Last March, Sri Lanka was in a state of emergency. Racial tensions which had long been brewing online lead to rioting mobs, who subsequently damaged nearly 500 buildings: including homes, mosques, and businesses.
Businesses across Akurana, Digana, and Katugastota were irreparably damaged, leaving behind buildings which were later condemned. The petrol bombs hurled into these structures shattered more than what they were aimed at: social structures were torn apart.
Three months down the line, victims of the attack are working hard to move forward: with minimal support from the state. People we spoke to across affected areas in the Kandy district stated that other than the initial compensation (of Rs. 50,000 for damaged homes and Rs. 100,000 for damaged businesses), and other than the Attorney-General Department officials valuing the damage, nothing has been done to date.
Despite this, they are committed towards rebuilding their lives and reinforcing values of respect and tolerance within the community. Here are a few of their stories.
A Hundred Thousand For A Life
M. Samsudeen was the father of three boys. He lost his youngest, Abdul Basith when the mobs attacked. His eldest son Fazal had married and moved out, but his second and third children were victims of the riots.
I am a pavement-seller. That’s how I did business and took care of my family. We were never rich or well-off, but we never took anything on credit or even a rupee as a loan. I taught my boys to be happy with what they have, to work hard, and study hard. My oldest studied to be a moulavi for over 21 years, and he is one now. My youngest was in the university...he also worked at the phone shop close by. They were all brought up with strong values—and whenever I think of my youngest now, my heart clenches. The pain is indescribable.”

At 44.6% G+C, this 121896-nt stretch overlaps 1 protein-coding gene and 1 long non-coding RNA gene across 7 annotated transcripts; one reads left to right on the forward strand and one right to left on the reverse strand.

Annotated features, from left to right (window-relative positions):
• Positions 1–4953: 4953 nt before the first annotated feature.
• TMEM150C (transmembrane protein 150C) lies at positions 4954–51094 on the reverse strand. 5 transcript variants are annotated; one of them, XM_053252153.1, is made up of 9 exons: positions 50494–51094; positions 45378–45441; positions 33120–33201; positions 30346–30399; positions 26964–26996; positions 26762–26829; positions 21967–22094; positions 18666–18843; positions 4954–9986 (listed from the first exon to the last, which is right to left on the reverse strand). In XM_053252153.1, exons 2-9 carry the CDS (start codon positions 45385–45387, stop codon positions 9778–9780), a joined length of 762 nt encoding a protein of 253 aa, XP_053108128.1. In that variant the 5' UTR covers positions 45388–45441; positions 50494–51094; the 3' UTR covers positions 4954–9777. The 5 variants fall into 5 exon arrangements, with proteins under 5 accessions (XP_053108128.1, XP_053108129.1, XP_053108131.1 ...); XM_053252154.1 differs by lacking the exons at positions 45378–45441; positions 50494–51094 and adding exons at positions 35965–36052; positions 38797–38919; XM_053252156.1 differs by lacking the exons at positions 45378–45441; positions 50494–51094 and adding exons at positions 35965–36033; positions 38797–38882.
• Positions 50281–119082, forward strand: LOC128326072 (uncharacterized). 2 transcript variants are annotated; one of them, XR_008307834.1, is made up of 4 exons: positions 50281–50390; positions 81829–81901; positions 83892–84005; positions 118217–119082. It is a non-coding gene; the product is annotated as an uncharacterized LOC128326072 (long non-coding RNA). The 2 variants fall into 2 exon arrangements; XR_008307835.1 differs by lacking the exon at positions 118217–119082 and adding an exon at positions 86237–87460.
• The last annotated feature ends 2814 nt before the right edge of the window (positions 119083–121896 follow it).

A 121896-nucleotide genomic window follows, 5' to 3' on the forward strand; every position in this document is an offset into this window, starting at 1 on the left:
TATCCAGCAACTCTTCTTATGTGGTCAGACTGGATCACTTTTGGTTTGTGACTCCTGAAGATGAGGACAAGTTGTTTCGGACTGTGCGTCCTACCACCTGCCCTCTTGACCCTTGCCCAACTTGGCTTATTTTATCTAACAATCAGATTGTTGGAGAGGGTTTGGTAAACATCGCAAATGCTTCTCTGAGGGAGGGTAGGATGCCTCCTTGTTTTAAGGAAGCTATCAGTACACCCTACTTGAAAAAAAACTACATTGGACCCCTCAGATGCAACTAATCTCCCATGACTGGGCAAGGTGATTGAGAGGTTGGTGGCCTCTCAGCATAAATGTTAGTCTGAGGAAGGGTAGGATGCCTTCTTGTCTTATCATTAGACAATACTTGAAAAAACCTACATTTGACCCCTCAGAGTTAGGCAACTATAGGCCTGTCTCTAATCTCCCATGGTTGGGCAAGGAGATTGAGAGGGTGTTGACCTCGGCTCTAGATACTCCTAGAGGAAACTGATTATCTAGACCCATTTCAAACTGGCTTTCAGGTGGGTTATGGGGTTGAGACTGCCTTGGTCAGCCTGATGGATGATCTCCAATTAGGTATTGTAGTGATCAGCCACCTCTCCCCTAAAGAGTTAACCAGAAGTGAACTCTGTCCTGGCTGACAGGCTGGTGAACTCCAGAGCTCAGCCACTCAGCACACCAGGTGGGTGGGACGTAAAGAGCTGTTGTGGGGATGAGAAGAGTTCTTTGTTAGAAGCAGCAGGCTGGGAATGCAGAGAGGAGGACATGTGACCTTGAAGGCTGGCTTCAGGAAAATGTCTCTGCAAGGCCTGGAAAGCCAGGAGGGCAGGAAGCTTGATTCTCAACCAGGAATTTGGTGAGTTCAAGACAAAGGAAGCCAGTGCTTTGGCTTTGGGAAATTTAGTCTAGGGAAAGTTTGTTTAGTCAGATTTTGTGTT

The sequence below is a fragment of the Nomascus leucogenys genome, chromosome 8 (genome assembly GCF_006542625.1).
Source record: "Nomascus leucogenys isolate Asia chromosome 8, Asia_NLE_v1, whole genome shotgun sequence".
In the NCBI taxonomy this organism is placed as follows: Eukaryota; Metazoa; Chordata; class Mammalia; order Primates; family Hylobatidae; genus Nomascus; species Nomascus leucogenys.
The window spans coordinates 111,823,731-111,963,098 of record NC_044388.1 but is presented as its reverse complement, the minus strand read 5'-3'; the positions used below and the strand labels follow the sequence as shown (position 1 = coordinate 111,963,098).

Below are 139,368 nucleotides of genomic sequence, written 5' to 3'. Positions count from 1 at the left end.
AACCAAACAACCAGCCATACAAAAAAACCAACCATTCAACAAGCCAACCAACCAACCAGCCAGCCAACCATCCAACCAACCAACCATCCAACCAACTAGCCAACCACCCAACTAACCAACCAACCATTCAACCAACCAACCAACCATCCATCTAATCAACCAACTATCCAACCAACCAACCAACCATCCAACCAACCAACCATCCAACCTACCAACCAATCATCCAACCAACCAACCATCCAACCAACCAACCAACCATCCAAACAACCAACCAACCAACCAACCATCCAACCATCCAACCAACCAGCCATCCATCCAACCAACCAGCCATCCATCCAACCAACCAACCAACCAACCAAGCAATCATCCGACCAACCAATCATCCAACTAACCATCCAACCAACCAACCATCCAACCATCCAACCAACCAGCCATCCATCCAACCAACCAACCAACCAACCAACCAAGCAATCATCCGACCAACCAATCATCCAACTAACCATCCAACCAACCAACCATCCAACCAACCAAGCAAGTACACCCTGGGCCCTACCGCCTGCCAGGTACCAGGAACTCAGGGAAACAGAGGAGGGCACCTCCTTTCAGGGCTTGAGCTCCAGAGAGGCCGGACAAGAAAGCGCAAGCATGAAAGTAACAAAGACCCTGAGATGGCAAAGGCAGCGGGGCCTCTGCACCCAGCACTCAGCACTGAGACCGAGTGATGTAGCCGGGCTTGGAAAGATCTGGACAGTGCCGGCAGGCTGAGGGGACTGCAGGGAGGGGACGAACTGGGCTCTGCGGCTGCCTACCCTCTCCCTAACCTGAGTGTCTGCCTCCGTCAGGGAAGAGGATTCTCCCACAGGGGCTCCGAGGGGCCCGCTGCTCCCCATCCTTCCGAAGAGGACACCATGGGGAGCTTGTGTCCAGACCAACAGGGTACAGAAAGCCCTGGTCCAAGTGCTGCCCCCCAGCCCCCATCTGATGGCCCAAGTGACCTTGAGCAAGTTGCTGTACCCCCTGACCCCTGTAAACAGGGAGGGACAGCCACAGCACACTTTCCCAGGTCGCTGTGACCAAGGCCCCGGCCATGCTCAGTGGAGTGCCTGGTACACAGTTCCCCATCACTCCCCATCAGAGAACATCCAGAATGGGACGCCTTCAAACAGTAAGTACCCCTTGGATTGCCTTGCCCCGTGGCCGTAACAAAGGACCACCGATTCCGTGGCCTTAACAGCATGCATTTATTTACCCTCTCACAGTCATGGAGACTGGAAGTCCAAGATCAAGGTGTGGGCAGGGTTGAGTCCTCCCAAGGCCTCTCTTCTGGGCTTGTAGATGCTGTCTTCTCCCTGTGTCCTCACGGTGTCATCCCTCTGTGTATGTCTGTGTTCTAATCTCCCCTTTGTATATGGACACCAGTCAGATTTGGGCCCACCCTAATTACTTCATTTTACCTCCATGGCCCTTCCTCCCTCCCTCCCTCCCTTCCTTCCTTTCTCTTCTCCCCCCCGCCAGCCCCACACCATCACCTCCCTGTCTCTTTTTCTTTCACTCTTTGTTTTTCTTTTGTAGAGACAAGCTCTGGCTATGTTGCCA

Two doors away from the ruined Masjidul Lafir is an empty space. There are workmen digging along—you can see that it used to be something before.
It used to be the Samsudeens’ home, before it was torched by mobs.
Recounting the panic faced by the family, Samsudeen tells us how he and his wife, both well over 60, managed to get out of the house. Their youngest son (Abdul Basith) was still inside, and their second, Fayaz, was on the roof trying to douse the fire—but in the panic and confusion, they were both unaware of this. Having escaped, the couple ran to the cemetery behind the mosque and hid there with a few other people until the mob passed. When they made their way back down, they were told that the boys were taken to the hospital.